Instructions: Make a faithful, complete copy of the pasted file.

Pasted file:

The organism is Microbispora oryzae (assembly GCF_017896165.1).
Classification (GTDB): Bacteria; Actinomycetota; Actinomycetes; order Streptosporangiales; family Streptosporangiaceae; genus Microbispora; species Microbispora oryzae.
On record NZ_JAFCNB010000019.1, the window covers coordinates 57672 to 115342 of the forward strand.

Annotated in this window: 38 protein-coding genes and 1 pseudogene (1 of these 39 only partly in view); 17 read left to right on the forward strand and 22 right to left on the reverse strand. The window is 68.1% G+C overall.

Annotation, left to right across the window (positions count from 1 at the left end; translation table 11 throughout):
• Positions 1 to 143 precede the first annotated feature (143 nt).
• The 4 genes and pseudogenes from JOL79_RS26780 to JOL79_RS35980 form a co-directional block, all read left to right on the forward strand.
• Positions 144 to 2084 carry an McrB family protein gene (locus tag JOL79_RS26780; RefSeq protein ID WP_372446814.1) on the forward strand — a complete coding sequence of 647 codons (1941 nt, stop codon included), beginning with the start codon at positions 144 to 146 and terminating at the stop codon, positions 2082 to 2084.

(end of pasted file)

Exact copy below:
The organism is Microbispora oryzae (assembly GCF_017896165.1).
Classification (GTDB): Bacteria; Actinomycetota; Actinomycetes; order Streptosporangiales; family Streptosporangiaceae; genus Microbispora; species Microbispora oryzae.
On record NZ_JAFCNB010000019.1, the window covers coordinates 57672 to 115342 of the forward strand.

Annotated in this window: 38 protein-coding genes and 1 pseudogene (1 of these 39 only partly in view); 17 read left to right on the forward strand and 22 right to left on the reverse strand. The window is 68.1% G+C overall.

Annotation, left to right across the window (positions count from 1 at the left end; translation table 11 throughout):
• Positions 1 to 143 precede the first annotated feature (143 nt).
• The 4 genes and pseudogenes from JOL79_RS26780 to JOL79_RS35980 form a co-directional block, all read left to right on the forward strand.
• Positions 144 to 2084 carry an McrB family protein gene (locus tag JOL79_RS26780; RefSeq protein ID WP_372446814.1) on the forward strand — a complete coding sequence of 647 codons (1941 nt, stop codon included), beginning with the start codon at positions 144 to 146 and terminating at the stop codon, positions 2082 to 2084.